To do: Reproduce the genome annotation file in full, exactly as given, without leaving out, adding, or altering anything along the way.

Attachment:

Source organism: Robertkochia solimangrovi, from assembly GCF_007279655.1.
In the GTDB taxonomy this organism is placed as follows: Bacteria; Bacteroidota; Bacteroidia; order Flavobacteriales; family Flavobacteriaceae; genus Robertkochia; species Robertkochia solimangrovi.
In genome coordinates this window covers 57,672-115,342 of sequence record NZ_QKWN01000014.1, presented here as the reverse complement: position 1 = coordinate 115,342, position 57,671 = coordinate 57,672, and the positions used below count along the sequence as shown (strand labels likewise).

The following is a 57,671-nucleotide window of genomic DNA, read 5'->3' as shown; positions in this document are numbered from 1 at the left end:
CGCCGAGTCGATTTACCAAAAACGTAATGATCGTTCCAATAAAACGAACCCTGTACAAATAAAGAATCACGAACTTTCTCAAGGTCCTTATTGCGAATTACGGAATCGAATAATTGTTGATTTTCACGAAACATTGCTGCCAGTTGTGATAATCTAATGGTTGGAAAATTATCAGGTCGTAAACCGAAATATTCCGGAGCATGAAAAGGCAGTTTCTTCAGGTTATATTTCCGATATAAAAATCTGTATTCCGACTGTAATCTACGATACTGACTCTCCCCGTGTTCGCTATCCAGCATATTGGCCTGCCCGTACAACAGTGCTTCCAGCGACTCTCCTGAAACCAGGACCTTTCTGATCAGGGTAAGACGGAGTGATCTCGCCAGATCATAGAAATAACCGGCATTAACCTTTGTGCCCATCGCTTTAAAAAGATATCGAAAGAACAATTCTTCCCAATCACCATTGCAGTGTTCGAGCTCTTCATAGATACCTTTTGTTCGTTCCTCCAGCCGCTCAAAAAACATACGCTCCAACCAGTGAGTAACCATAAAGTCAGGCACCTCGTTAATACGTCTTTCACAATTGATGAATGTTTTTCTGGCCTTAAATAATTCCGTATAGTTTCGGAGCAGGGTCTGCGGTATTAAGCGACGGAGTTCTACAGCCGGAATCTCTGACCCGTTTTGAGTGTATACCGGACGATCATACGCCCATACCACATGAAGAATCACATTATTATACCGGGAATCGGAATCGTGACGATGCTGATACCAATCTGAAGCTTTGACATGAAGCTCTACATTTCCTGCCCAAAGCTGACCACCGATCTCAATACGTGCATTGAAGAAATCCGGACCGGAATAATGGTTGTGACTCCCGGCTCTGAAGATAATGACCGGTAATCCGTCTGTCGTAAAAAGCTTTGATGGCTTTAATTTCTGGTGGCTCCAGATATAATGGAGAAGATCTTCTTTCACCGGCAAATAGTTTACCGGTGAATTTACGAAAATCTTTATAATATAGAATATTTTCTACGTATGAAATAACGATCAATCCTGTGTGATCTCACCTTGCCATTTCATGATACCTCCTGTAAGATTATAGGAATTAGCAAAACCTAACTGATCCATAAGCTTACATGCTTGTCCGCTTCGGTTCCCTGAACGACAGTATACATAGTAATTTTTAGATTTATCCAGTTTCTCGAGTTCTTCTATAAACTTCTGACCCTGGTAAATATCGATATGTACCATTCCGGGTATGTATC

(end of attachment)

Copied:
Source organism: Robertkochia solimangrovi, from assembly GCF_007279655.1.
In the GTDB taxonomy this organism is placed as follows: Bacteria; Bacteroidota; Bacteroidia; order Flavobacteriales; family Flavobacteriaceae; genus Robertkochia; species Robertkochia solimangrovi.
In genome coordinates this window covers 57,672-115,342 of sequence record NZ_QKWN01000014.1, presented here as the reverse complement: position 1 = coordinate 115,342, position 57,671 = coordinate 57,672, and the positions used below count along the sequence as shown (strand labels likewise).

The following is a 57,671-nucleotide window of genomic DNA, read 5'->3' as shown; positions in this document are numbered from 1 at the left end:
CGCCGAGTCGATTTACCAAAAACGTAATGATCGTTCCAATAAAACGAACCCTGTACAAATAAAGAATCACGAACTTTCTCAAGGTCCTTATTGCGAATTACGGAATCGAATAATTGTTGATTTTCACGAAACATTGCTGCCAGTTGTGATAATCTAATGGTTGGAAAATTATCAGGTCGTAAACCGAAATATTCCGGAGCATGAAAAGGCAGTTTCTTCAGGTTATATTTCCGATATAAAAATCTGTATTCCGACTGTAATCTACGATACTGACTCTCCCCGTGTTCGCTATCCAGCATATTGGCCTGCCCGTACAACAGTGCTTCCAGCGACTCTCCTGAAACCAGGACCTTTCTGATCAGGGTAAGACGGAGTGATCTCGCCAGATCATAGAAATAACCGGCATTAACCTTTGTGCCCATCGCTTTAAAAAGATATCGAAAGAACAATTCTTCCCAATCACCATTGCAGTGTTCGAGCTCTTCATAGATACCTTTTGTTCGTTCCTCCAGCCGCTCAAAAAACATACGCTCCAACCAGTGAGTAACCATAAAGTCAGGCACCTCGTTAATACGTCTTTCACAATTGATGAATGTTTTTCTGGCCTTAAATAATTCCGTATAGTTTCGGAGCAGGGTCTGCGGTATTAAGCGACGGAGTTCTACAGCCGGAATCTCTGACCCGTTTTGAGTGTATACCGGACGATCATACGCCCATACCACATGAAGAATCACATTATTATACCGGGAATCGGAATCGTGACGATGCTGATACCAATCTGAAGCTTTGACATGAAGCTCTACATTTCCTGCCCAAAGCTGACCACCGATCTCAATACGTGCATTGAAGAAATCCGGACCGGAATAATGGTTGTGACTCCCGGCTCTGAAGATAATGACCGGTAATCCGTCTGTCGTAAAAAGCTTTGATGGCTTTAATTTCTGGTGGCTCCAGATATAATGGAGAAGATCTTCTTTCACCGGCAAATAGTTTACCGGTGAATTTACGAAAATCTTTATAATATAGAATATTTTCTACGTATGAAATAACGATCAATCCTGTGTGATCTCACCTTGCCATTTCATGATACCTCCTGTAAGATTATAGGAATTAGCAAAACCTAACTGATCCATAAGCTTACATGCTTGTCCGCTTCGGTTCCCTGAACGACAGTATACATAGTAATTTTTAGATTTATCCAGTTTCTCGAGTTCTTCTATAAACTTCTGACCCTGGTAAATATCGATATGTACCATTCCGGGTATGTATC